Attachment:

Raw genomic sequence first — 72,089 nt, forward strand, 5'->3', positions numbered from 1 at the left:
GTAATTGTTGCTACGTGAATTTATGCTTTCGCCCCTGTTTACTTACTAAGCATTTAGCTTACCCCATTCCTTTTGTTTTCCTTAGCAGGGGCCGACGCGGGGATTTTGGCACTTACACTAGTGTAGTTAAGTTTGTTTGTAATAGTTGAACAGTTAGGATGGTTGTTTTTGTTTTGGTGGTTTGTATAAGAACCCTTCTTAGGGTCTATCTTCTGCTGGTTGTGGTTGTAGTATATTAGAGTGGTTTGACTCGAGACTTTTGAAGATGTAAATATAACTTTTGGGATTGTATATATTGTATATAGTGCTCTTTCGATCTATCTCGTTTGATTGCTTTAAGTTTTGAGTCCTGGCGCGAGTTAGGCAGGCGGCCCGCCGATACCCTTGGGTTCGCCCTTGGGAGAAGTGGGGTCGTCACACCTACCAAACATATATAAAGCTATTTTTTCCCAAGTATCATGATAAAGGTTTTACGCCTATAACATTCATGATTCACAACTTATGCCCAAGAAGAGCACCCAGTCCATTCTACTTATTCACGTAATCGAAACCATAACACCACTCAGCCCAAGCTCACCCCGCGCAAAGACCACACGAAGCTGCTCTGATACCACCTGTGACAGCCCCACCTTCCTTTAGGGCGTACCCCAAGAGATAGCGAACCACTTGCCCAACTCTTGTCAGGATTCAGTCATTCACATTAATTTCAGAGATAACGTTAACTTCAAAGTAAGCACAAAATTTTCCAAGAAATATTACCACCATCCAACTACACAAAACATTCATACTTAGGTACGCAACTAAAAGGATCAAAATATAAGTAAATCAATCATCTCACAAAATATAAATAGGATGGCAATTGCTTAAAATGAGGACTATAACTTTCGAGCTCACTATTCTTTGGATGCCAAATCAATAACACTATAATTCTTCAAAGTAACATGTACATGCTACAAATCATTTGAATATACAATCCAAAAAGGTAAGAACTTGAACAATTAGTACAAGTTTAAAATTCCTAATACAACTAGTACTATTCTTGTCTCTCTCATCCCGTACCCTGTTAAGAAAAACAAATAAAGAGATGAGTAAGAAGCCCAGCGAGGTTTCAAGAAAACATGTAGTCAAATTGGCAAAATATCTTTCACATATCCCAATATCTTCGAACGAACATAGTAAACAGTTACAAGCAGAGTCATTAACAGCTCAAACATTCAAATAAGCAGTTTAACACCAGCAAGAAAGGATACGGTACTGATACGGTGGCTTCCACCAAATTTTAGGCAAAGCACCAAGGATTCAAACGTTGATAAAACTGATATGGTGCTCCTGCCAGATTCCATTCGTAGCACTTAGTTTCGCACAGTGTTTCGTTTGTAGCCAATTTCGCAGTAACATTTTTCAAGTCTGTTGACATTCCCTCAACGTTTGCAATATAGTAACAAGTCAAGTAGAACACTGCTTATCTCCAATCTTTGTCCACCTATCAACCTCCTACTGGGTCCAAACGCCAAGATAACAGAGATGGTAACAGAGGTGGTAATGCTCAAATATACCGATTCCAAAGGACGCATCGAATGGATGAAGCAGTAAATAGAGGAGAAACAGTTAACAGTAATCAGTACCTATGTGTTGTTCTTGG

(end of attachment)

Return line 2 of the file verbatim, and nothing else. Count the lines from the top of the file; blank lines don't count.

GTAATTGTTGCTACGTGAATTTATGCTTTCGCCCCTGTTTACTTACTAAGCATTTAGCTTACCCCATTCCTTTTGTTTTCCTTAGCAGGGGCCGACGCGGGGATTTTGGCACTTACACTAGTGTAGTTAAGTTTGTTTGTAATAGTTGAACAGTTAGGATGGTTGTTTTTGTTTTGGTGGTTTGTATAAGAACCCTTCTTAGGGTCTATCTTCTGCTGGTTGTGGTTGTAGTATATTAGAGTGGTTTGACTCGAGACTTTTGAAGATGTAAATATAACTTTTGGGATTGTATATATTGTATATAGTGCTCTTTCGATCTATCTCGTTTGATTGCTTTAAGTTTTGAGTCCTGGCGCGAGTTAGGCAGGCGGCCCGCCGATACCCTTGGGTTCGCCCTTGGGAGAAGTGGGGTCGTCACACCTACCAAACATATATAAAGCTATTTTTTCCCAAGTATCATGATAAAGGTTTTACGCCTATAACATTCATGATTCACAACTTATGCCCAAGAAGAGCACCCAGTCCATTCTACTTATTCACGTAATCGAAACCATAACACCACTCAGCCCAAGCTCACCCCGCGCAAAGACCACACGAAGCTGCTCTGATACCACCTGTGACAGCCCCACCTTCCTTTAGGGCGTACCCCAAGAGATAGCGAACCACTTGCCCAACTCTTGTCAGGATTCAGTCATTCACATTAATTTCAGAGATAACGTTAACTTCAAAGTAAGCACAAAATTTTCCAAGAAATATTACCACCATCCAACTACACAAAACATTCATACTTAGGTACGCAACTAAAAGGATCAAAATATAAGTAAATCAATCATCTCACAAAATATAAATAGGATGGCAATTGCTTAAAATGAGGACTATAACTTTCGAGCTCACTATTCTTTGGATGCCAAATCAATAACACTATAATTCTTCAAAGTAACATGTACATGCTACAAATCATTTGAATATACAATCCAAAAAGGTAAGAACTTGAACAATTAGTACAAGTTTAAAATTCCTAATACAACTAGTACTATTCTTGTCTCTCTCATCCCGTACCCTGTTAAGAAAAACAAATAAAGAGATGAGTAAGAAGCCCAGCGAGGTTTCAAGAAAACATGTAGTCAAATTGGCAAAATATCTTTCACATATCCCAATATCTTCGAACGAACATAGTAAACAGTTACAAGCAGAGTCATTAACAGCTCAAACATTCAAATAAGCAGTTTAACACCAGCAAGAAAGGATACGGTACTGATACGGTGGCTTCCACCAAATTTTAGGCAAAGCACCAAGGATTCAAACGTTGATAAAACTGATATGGTGCTCCTGCCAGATTCCATTCGTAGCACTTAGTTTCGCACAGTGTTTCGTTTGTAGCCAATTTCGCAGTAACATTTTTCAAGTCTGTTGACATTCCCTCAACGTTTGCAATATAGTAACAAGTCAAGTAGAACACTGCTTATCTCCAATCTTTGTCCACCTATCAACCTCCTACTGGGTCCAAACGCCAAGATAACAGAGATGGTAACAGAGGTGGTAATGCTCAAATATACCGATTCCAAAGGACGCATCGAATGGATGAAGCAGTAAATAGAGGAGAAACAGTTAACAGTAATCAGTACCTATGTGTTGTTCTTGG